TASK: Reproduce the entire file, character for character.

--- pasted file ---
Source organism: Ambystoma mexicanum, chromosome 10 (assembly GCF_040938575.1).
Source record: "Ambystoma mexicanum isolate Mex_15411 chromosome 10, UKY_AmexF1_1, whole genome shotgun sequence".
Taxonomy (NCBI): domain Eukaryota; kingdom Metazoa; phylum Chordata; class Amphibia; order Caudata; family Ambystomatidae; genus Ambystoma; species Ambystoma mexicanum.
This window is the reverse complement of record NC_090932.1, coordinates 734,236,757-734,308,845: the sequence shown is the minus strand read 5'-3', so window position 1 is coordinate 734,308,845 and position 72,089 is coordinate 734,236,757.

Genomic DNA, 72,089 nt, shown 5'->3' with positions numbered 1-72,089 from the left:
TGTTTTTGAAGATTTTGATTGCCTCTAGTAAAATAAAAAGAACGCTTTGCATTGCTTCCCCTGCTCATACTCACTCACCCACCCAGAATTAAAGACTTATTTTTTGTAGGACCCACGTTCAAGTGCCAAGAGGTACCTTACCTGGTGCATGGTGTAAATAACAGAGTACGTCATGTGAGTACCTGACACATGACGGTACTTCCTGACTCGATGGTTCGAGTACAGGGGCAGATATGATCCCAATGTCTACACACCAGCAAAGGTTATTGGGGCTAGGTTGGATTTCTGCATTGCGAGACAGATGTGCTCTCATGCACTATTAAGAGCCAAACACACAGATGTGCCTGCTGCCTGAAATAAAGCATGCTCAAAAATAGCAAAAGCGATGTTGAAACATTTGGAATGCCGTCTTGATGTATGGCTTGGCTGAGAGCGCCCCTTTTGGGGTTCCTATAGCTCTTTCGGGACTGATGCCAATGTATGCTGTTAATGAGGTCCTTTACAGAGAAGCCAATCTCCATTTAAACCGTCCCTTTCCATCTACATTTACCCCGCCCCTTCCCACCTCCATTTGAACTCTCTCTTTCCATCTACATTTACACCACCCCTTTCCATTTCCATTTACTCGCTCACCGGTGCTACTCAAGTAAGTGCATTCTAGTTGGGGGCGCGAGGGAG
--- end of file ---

Source organism: Ambystoma mexicanum, chromosome 10 (assembly GCF_040938575.1).
Source record: "Ambystoma mexicanum isolate Mex_15411 chromosome 10, UKY_AmexF1_1, whole genome shotgun sequence".
Taxonomy (NCBI): domain Eukaryota; kingdom Metazoa; phylum Chordata; class Amphibia; order Caudata; family Ambystomatidae; genus Ambystoma; species Ambystoma mexicanum.
This window is the reverse complement of record NC_090932.1, coordinates 734,236,757-734,308,845: the sequence shown is the minus strand read 5'-3', so window position 1 is coordinate 734,308,845 and position 72,089 is coordinate 734,236,757.

Genomic DNA, 72,089 nt, shown 5'->3' with positions numbered 1-72,089 from the left:
TGTTTTTGAAGATTTTGATTGCCTCTAGTAAAATAAAAAGAACGCTTTGCATTGCTTCCCCTGCTCATACTCACTCACCCACCCAGAATTAAAGACTTATTTTTTGTAGGACCCACGTTCAAGTGCCAAGAGGTACCTTACCTGGTGCATGGTGTAAATAACAGAGTACGTCATGTGAGTACCTGACACATGACGGTACTTCCTGACTCGATGGTTCGAGTACAGGGGCAGATATGATCCCAATGTCTACACACCAGCAAAGGTTATTGGGGCTAGGTTGGATTTCTGCATTGCGAGACAGATGTGCTCTCATGCACTATTAAGAGCCAAACACACAGATGTGCCTGCTGCCTGAAATAAAGCATGCTCAAAAATAGCAAAAGCGATGTTGAAACATTTGGAATGCCGTCTTGATGTATGGCTTGGCTGAGAGCGCCCCTTTTGGGGTTCCTATAGCTCTTTCGGGACTGATGCCAATGTATGCTGTTAATGAGGTCCTTTACAGAGAAGCCAATCTCCATTTAAACCGTCCCTTTCCATCTACATTTACCCCGCCCCTTCCCACCTCCATTTGAACTCTCTCTTTCCATCTACATTTACACCACCCCTTTCCATTTCCATTTACTCGCTCACCGGTGCTACTCAAGTAAGTGCATTCTAGTTGGGGGCGCGAGGGAG